Opinion: Malaysia: A second chance

Mahathir Mohamad was always a curious character. He was prime minister of Malaysia for 22 years, and although he did not enrich himself many of his cronies did very well from corrupt practices that he did little to curb.

He was a ruthless authoritarian who had his own deputy prime minister, Anwar Ibrahim, jailed on a trumped-up charge of sodomy when Anwar called for economic and political reforms in 1998. But he preserved Malaysia’s basic democratic institutions when ethnic resentments threatened to overwhelm them, and he left the country in good shape economically when he retired at the age of 75 in 2001.

It’s unlikely that he ever imagined he would be returning to power at the age of 92.

Like Mahathir, his successors in office came from the United Malays National Organisation, a party claiming to represent the Malay half of the population that has dominated every ruling coalition since 1957. He criticized them from time to time, but he remained a loyal member of UMNO until the flagrant corruption of the last prime minister, Najib Razak, drove him to quit the party in 2016.

Najib’s thievery was big and brazen. $4.5 billion disappeared from a state investment vehicle called 1 Malaysian Development Berhad (1MDB) on his watch, and $700 million of it ended up in his bank account. Many other people in his government also got large sums of money, but only Najib bought a yacht complete with helicopter pad and movie theatre.

The theft began shortly after Najib won the 2008 election, and by the 2013 election so many Malaysians were aware that something was seriously wrong that the opposition coalition, led by Anwar Ibrahim, got a majority of the votes. It didn’t win the election, however, because Malaysia’s first-past-the-post election rules gave Najib’s coalition more seats.

When Anwar Ibrahim’s support continued to grow, Najib had him arrested, tried on another sodomy charge, and jailed for five years in 2015. The following year Mahathir Mohamad quit the ruling party because he was “embarrassed” by the corruption, and popular protests began in the streets of Kuala Lumpur. Najib didn’t even blink.

Last year Najib dismissed his own deputy and the attorney-general for making critical comments about the scandal, and in January the new attorney-general he appointed declared him free of any guilt over the affair. That was when Mahathir Mohamad’s patience ran out, and he declared that he would lead the opposition coalition against Najib in the 2018 election.

He promised that he would immediately get a royal pardon for Anwar Ibrahim if he won, and would hand over the government to Anwar within two years. Although nobody quite trusted him, enough voted for him anyway, and the Malay-dominated coalition led by Najib lost power for the first time in the country’s history.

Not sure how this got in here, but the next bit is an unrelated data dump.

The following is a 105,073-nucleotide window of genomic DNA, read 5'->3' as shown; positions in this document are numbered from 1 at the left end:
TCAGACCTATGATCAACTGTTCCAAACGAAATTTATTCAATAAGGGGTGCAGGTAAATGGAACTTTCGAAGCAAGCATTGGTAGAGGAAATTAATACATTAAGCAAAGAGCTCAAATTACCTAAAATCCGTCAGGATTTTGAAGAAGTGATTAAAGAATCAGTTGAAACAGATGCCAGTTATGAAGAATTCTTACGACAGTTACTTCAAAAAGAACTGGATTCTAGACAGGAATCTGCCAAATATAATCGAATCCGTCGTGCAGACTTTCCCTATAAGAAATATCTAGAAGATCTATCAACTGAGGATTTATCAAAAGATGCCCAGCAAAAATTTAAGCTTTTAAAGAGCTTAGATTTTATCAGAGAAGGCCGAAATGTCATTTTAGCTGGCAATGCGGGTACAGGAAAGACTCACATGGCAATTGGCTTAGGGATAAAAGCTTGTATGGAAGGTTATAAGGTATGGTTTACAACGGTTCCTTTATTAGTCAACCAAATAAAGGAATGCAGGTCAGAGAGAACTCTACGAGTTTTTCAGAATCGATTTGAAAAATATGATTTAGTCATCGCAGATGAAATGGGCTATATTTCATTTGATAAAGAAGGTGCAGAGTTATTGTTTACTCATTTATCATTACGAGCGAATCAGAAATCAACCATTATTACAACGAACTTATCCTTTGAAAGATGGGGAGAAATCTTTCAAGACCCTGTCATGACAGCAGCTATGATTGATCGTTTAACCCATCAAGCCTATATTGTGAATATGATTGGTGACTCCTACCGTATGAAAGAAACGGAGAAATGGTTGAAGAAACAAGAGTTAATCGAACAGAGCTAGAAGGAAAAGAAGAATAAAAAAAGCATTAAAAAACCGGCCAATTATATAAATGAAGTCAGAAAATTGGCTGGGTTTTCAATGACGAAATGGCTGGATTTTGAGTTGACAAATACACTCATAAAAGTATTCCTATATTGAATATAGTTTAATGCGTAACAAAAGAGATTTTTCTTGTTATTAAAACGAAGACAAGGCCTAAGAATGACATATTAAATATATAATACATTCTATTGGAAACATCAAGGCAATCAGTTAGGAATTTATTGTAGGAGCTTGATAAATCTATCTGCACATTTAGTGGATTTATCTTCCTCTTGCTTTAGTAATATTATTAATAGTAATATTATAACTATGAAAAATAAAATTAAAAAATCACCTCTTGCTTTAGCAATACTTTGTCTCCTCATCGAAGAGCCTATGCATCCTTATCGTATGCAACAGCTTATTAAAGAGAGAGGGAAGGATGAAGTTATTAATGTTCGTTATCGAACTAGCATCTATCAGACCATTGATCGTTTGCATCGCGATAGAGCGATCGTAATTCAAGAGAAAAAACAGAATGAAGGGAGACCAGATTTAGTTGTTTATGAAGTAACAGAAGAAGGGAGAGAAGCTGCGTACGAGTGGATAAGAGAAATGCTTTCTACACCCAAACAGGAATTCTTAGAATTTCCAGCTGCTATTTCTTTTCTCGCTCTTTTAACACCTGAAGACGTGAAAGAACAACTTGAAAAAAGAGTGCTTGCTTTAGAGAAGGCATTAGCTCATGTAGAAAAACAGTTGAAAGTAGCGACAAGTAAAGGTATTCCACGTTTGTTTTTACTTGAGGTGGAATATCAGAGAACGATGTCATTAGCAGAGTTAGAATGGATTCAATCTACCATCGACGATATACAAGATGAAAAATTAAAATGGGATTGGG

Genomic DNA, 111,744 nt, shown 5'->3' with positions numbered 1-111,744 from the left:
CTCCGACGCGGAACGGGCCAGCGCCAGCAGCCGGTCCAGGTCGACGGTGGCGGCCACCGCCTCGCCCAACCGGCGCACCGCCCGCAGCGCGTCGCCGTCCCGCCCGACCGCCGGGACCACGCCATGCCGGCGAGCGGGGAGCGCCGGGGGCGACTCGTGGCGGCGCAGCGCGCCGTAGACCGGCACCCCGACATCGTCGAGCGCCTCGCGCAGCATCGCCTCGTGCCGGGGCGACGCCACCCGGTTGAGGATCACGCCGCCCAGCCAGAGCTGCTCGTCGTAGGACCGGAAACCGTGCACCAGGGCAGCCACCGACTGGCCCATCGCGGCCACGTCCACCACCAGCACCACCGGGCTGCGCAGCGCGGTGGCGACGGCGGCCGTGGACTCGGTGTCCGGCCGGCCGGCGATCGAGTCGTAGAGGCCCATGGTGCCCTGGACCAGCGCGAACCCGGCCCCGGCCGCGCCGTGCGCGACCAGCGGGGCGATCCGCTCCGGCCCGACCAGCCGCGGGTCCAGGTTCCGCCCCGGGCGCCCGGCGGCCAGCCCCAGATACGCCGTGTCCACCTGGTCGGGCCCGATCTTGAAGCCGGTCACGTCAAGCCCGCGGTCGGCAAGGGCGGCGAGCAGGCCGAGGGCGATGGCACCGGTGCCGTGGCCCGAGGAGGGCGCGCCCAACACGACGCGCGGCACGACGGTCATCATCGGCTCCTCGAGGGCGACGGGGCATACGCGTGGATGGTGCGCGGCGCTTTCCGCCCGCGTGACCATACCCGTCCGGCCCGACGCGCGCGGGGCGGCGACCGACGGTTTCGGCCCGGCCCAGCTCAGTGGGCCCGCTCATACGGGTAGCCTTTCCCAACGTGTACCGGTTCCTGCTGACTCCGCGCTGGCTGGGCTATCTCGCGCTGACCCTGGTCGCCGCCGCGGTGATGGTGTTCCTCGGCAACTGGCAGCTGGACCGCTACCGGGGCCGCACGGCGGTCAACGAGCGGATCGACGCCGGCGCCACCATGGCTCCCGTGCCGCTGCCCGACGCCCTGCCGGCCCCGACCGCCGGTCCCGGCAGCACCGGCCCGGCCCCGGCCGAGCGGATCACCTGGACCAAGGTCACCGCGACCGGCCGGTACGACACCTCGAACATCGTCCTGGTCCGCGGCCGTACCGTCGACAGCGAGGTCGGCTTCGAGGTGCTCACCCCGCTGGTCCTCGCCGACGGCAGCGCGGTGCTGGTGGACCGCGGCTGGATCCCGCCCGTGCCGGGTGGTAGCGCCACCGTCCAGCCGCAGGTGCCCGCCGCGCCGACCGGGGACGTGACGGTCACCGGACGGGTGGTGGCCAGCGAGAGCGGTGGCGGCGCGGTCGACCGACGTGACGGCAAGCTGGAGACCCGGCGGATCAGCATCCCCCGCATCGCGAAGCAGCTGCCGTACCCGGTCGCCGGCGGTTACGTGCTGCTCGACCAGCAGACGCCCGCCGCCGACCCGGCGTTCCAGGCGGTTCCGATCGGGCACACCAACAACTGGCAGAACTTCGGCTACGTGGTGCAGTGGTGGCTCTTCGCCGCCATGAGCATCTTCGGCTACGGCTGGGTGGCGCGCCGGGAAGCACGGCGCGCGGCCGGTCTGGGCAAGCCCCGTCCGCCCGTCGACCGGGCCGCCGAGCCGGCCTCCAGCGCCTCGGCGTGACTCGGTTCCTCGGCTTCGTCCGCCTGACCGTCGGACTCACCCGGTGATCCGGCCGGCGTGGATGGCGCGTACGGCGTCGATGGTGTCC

Mahathir has already sprung Anwar from prison, and the American, Swiss and Singapore authorities are all eager to help him track down where the stolen money went. He even thinks he can recover most of it. And Najib Razak has been ordered not to leave the country pending further investigations into his fortune.

A happy ending to the tale, but there is one more service Mahathir could do for his country, and he is the only person who can do it.

Malays are, on average, more rural, less well educated and poorer than the other half of the country’s population (Chinese, Indian and indigenous people). In an attempt to improve their lot and win their votes, successive Malay-led governments have granted them large educational and commercial privileges.

Perhaps special access for Malays to Malaysia’s crowded universities should remain, although it is irksome to better-qualified students of other groups who are frozen out. But the rule that allows only Malay-led companies to bid on most government contracts is holding the entire economy back and has the main source of corruption for the past six decades. Mahathir could and should kill it.

If he acts now, he would give the country a second chance to become what it could be: a prosperous, spectacularly multi-cultural Asian version of Switzerland (without the mountains, of course).

Gwynne Dyer’s new book, Growing Pains: The Future of Democracy (and Work), was published last month by Scribe in Canada, the United States, the United Kingdom, Australia, New Zealand.

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